garden-background
The joy of growing dahlias
In this age of seeking ‘well being’ and so called “Food for the Soul” there can be little to satisfy  your senses more than looking out across a sea of colour on a warm summer’s evening, holding  a chilled libation of choice, in the knowledge that you initiated and nurtured blooms and colour that feed the soul… in short… Dahlias.

Although the Dahlia originated in Mexico, it flourishes in all sorts of climates, particularly in our country. It’s not too particular as to what soil it grows in, but it does repay you in abundance, if planted in good, well drained and rich soil.

As a child I was surrounded by dahlias as both my father and mother were keen gardeners and entered many competitions and won a fair number of them. Red and Pink Pom Pom’s I recall as their favourites. On leaving home, I continued the family tradition and inherited their dahlia tubers and set forth with my own growing experience. Brilliant success in early summer then a blight and subsequent disaster and they were no more. I put it down to a combination of the soil in Maidenhead and as a young ‘twenty’ something, being distracted by lovely  Berkshire ladies themselves in early “ Bloom”.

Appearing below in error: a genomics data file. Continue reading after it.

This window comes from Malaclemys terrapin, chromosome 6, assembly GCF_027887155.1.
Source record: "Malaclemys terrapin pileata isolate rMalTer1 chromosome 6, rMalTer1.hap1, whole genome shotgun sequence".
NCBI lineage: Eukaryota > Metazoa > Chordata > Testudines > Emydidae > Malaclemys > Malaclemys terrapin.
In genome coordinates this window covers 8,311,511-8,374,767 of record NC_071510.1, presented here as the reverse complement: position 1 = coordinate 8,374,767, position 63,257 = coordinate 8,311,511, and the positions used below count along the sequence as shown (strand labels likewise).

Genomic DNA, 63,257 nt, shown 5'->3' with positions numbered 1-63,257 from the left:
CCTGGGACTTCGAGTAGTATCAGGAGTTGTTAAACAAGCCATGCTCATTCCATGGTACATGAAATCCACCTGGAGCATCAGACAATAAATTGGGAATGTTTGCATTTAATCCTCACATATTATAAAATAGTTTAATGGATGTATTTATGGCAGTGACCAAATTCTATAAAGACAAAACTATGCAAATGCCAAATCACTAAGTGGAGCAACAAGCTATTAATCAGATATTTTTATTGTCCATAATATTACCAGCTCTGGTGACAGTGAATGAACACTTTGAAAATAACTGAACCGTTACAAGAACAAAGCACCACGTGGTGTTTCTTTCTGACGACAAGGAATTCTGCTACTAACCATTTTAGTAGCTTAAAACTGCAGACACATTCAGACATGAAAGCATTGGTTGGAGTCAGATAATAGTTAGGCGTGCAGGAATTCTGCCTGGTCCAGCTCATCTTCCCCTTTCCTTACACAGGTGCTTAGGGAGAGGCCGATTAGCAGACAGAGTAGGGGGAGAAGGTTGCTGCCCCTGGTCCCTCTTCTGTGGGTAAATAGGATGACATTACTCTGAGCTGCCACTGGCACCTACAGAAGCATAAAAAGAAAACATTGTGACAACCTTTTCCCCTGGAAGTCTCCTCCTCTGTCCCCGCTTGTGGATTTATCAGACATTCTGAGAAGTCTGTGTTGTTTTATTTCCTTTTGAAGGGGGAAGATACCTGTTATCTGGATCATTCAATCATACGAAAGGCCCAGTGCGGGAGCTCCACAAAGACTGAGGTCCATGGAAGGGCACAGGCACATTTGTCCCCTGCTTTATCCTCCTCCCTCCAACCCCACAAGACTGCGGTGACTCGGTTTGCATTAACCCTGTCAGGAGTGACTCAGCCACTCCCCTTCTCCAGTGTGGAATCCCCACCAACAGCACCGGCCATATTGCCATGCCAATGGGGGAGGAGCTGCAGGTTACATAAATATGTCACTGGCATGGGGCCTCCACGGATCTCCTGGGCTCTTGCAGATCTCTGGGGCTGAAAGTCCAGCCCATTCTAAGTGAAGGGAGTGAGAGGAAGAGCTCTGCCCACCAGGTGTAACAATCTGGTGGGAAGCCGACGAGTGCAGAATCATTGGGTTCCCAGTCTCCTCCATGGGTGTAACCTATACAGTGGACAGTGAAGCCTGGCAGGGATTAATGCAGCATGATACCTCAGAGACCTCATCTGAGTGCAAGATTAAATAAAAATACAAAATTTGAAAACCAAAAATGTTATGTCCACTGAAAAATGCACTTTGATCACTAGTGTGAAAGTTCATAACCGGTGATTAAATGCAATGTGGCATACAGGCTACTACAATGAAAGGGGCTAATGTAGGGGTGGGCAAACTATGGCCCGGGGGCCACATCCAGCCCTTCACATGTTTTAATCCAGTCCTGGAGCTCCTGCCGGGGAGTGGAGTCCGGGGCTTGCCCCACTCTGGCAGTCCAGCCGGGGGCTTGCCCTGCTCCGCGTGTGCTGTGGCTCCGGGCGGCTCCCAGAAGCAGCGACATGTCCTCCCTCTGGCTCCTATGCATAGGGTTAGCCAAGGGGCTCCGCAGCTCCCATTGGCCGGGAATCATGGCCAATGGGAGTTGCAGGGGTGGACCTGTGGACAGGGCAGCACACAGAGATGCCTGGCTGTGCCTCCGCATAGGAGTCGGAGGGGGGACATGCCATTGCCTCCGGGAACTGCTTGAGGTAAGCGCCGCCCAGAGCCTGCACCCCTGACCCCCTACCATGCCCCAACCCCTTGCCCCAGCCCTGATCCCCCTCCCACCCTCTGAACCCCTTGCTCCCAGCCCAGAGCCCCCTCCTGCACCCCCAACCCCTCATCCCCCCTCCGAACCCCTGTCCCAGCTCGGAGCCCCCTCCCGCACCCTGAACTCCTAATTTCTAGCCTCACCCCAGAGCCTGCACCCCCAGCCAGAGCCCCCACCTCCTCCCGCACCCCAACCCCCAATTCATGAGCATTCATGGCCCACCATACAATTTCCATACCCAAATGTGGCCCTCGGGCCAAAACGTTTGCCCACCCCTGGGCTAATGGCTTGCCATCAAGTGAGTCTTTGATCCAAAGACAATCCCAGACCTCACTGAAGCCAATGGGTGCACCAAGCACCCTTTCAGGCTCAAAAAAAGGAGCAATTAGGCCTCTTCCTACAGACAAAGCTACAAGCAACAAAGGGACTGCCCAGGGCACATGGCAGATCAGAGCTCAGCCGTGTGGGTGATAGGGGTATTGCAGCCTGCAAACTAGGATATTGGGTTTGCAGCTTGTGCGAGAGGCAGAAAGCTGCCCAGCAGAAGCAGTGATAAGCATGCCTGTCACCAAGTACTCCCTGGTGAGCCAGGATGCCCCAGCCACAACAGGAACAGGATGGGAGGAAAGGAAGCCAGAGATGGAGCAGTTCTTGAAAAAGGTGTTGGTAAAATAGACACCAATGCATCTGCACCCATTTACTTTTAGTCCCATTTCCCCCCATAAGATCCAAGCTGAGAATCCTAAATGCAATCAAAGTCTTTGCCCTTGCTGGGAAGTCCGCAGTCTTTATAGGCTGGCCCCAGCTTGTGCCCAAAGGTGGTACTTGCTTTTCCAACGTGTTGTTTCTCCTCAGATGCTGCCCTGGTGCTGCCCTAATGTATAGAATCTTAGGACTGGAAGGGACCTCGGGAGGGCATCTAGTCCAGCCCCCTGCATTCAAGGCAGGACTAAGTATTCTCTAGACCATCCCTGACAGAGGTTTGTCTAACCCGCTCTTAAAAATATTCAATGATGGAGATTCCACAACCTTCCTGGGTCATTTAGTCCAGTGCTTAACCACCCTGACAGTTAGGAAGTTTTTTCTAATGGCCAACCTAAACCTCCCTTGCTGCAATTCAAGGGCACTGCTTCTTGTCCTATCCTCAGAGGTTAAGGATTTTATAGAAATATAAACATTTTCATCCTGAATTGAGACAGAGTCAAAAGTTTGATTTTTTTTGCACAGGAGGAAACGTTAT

Project Dahlia 2017

Last Summer I went about reactivating my interest in gardening up here on the hill in Oxenbourne, with the emphasis on dahlias, together with an early mix of tulips, gladiolus and agapanthus. Limited to a small south- west facing, walled garden with poor soil conditions, I set about planting up a mixture of pots and containers.

I  acquired my dahlia tubers from a number of sources, supermarkets bagged ‘three to a pack’; from some of the prize blooms grown in the village which had been bought  from Lidl’s, (although the lady concerned, only owned up to buying smoked salmon at the time!) , from Hillier’s garden centres vast displays, plus many spliced varieties given to me by one of the two well known dahlia growers in the village. Planting out dahlia’s in tubs and containers, in well watered but well drained soil with good handfuls of fish, blood and bone fertiliser , administered at bi-weekly intervals in the spring /summer growing season. Newly planted young plants attract slugs and snails, so I would advise using slug pellets (sparingly) or go down the organic route and use nematodes, immediately after planting.

July will see the Dahlias  begin to flower. The main growing point should be pinched out of each plant, to encourage growth of side shoots. Once this has been done,  it should get you through the summer and then at your leisure, sit back and let the enjoyment unfold .

Peter Head
East Meon Garden Club